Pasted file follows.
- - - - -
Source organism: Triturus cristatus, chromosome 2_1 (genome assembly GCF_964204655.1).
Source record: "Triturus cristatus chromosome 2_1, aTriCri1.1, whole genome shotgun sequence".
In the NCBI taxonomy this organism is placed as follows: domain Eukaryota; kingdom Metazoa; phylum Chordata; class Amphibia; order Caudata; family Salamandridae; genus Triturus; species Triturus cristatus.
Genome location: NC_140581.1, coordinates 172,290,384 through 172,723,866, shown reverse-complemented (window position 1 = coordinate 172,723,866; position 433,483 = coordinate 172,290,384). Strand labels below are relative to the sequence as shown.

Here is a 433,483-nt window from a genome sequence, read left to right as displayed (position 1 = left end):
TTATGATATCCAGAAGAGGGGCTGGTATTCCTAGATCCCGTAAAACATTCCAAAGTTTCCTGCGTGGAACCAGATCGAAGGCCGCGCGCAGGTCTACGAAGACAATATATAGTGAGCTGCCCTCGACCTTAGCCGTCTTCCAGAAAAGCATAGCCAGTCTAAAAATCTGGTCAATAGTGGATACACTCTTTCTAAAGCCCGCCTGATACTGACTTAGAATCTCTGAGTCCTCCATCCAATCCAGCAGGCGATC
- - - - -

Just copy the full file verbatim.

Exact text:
Source organism: Triturus cristatus, chromosome 2_1 (genome assembly GCF_964204655.1).
Source record: "Triturus cristatus chromosome 2_1, aTriCri1.1, whole genome shotgun sequence".
In the NCBI taxonomy this organism is placed as follows: domain Eukaryota; kingdom Metazoa; phylum Chordata; class Amphibia; order Caudata; family Salamandridae; genus Triturus; species Triturus cristatus.
Genome location: NC_140581.1, coordinates 172,290,384 through 172,723,866, shown reverse-complemented (window position 1 = coordinate 172,723,866; position 433,483 = coordinate 172,290,384). Strand labels below are relative to the sequence as shown.

Here is a 433,483-nt window from a genome sequence, read left to right as displayed (position 1 = left end):
TTATGATATCCAGAAGAGGGGCTGGTATTCCTAGATCCCGTAAAACATTCCAAAGTTTCCTGCGTGGAACCAGATCGAAGGCCGCGCGCAGGTCTACGAAGACAATATATAGTGAGCTGCCCTCGACCTTAGCCGTCTTCCAGAAAAGCATAGCCAGTCTAAAAATCTGGTCAATAGTGGATACACTCTTTCTAAAGCCCGCCTGATACTGACTTAGAATCTCTGAGTCCTCCATCCAATCCAGCAGGCGATC